Imitating that in advancing LGBT equality interests may not be the best type of flattery.

interesting argument, although i hope that his arguments against the revision/amendment distinction case weren't that good!

[warning - justified anger ahead]

While the legal jargon makes my head dizzy, I wish more Q's were thinking of their future, as in what actually HAPPENS when rights are denied. If they did think ahead they'd be more angry, because they'd imagine the devastations possible.

Maybe MORE of you will NEED to lose your homes, possessions, businesses, and ability to work; horrific, painful, devastating experiences put a WHOLE NEW SPIN on this little "equality fight".
Maybe you need to have your spouse of 30 years die while you are denied visitation. You just may find that "slow & steady" and "reaching across the aisle" is BULLSHIT when laws (or lack of laws) profoundly alter your life as you know it. YES - I am beyond "angry".

I personally think we are all IDIOTS if we continue to support and fund the U.S. government when it is obviously VERY, VERY against our beloved families. IDIOTS.

Lives are destroyed EVERY SINGLE DAY while everyone else writes interesting articles (this is not a personal slam against the author above), organizes clever rallies and marches, and rant endlessly. Children are hurt by marriage inequality. Yet it seems more important to have a "winning argument" than to do anything that will bring REAL CHANGE NOW.

Well, I personally have HAD IT, and will encourage anyone who thinks they TRULY deserve better to put your money where your rights SHOULD be, and refuse to acknowledge the I.R.S. on April 15th. I stopped filing in 2005, and NEVER will again until EQUAL.

Everyone ELSE (gay or straight) can pay my fucking taxes from now on. I've had it.

Don Sherfick Don Sherfick | December 22, 2008 6:19 PM

I have mixed emotions on this (to which Bil Browning and Alex Blaze yawn: "so what else is new?")

I think Brown is right in not doing what would ordinarily be the situation in fighting an initiative that was passed. I believe he's the one who was instrumental in wording the way the question was put on the ballot so that it was a "shall the California Constitution be changed to ban same sex marriage" rather than one saying that the measure would keep a constitution from being interpreted to make it OK. So the side he's taken DEFENDS what he sees has been in the California Constitution all along, as interpreted by California's highest court.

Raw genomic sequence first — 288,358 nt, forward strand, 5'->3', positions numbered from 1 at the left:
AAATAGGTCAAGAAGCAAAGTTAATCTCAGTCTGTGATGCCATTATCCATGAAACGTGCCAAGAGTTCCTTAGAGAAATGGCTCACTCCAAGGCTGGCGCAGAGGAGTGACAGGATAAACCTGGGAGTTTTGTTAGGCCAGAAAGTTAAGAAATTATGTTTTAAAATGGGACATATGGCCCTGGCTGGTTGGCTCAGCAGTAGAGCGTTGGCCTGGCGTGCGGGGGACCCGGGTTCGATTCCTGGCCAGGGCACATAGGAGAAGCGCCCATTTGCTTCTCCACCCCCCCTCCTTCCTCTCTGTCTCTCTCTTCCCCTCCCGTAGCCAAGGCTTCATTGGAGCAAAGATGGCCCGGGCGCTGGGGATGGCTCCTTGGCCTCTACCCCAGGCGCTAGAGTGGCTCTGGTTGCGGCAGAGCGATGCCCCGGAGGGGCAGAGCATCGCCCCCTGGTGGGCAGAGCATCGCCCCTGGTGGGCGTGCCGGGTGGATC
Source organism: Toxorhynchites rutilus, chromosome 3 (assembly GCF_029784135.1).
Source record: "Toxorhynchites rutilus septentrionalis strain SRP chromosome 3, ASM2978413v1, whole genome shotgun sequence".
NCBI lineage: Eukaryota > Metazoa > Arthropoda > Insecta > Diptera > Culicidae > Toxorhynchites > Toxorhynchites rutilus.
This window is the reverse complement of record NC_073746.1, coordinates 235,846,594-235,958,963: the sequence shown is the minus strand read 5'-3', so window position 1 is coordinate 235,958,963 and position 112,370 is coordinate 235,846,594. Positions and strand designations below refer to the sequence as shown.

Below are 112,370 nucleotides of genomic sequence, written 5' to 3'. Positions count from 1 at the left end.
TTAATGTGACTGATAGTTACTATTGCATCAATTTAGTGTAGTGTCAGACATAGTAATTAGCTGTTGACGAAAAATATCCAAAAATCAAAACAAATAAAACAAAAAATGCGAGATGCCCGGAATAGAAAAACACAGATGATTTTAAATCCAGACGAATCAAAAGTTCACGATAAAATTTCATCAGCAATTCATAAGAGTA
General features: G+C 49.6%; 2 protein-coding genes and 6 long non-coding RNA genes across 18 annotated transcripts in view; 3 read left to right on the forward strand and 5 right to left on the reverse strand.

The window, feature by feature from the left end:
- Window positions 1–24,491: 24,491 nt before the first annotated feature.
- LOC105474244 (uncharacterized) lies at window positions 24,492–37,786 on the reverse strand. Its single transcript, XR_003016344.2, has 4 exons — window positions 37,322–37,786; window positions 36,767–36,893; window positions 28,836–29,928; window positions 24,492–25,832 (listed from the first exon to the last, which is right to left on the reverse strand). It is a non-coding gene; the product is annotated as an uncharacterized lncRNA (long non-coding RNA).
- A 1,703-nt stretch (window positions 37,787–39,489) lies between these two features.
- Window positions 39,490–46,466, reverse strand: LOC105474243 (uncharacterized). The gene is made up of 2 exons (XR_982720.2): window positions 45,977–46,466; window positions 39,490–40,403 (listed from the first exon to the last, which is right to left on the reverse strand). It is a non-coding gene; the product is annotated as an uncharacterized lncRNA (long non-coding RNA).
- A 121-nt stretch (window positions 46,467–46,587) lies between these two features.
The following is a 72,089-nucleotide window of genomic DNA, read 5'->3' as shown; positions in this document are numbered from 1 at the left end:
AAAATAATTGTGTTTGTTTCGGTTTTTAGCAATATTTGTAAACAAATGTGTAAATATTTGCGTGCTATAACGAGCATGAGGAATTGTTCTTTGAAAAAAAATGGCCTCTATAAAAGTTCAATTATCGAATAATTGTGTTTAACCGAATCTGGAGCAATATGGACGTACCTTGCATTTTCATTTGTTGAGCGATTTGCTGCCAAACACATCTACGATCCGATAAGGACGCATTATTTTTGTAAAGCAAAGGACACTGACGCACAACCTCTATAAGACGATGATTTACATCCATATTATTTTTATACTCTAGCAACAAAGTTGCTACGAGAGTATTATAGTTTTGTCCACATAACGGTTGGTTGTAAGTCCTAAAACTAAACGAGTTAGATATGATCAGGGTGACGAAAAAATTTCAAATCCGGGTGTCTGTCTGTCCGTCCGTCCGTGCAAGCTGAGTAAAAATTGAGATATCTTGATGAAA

My mixed emotion stems not so much from the particular novelty of his arguments (I agree with Nan that it will be fascinating for constitutional scholars to watch and chew on), but from a feeling that if the Supreme Court overturns Proposition 8 it will provide increased fodder for those who insist that "unelected activist judges" have put themselves above "the people" even in the constitutional amendment process. As a lawyer I think that's unenlightened nonsense, but the impact in other states still fighting (or trying to repeal) oppressive amendments will be felt along these lines.

I would certainly want to see the existing 18,000 marriages stay in place because of a fairly strong presumption against retroactivity. But as to the revision vs. amendment issue, as well as Brown's novel arguments, a subsequent popular reversal in 2010 of the 2008 results might well send a message more consistent with popular notions of representative democracy.

Don, if amendments are put to a vote, they will pass regardless of whether there's a "judicial activism" story to cling on or not.

The precedent an overturning of Prop 8 by the courts would set is immensely good for all; not just gays, but other minorities as well.

Are you a decendant of Thomas Paine or John Locke
before him ?

Thomas Paine elaborated on natural rights in his influential work Rights of Man (1791), emphasizing that rights cannot be granted by any charter because this would legally imply they can also be revoked and under such circumstances they would be reduced to privileges:

It is a perversion of terms to say that a charter gives rights. It operates by a contrary effect — that of taking rights away. Rights are inherently in all the inhabitants; but charters, by annulling those rights, in the majority, leave the right, by exclusion, in the hands of a few. ... They...consequently are instruments of injustice.

The fact therefore must be that the individuals themselves, each in his own personal and sovereign right, entered into a contract with each other to produce a government: and this is the only mode in which governments have a right to arise, and the only principle on which they have a right to exist.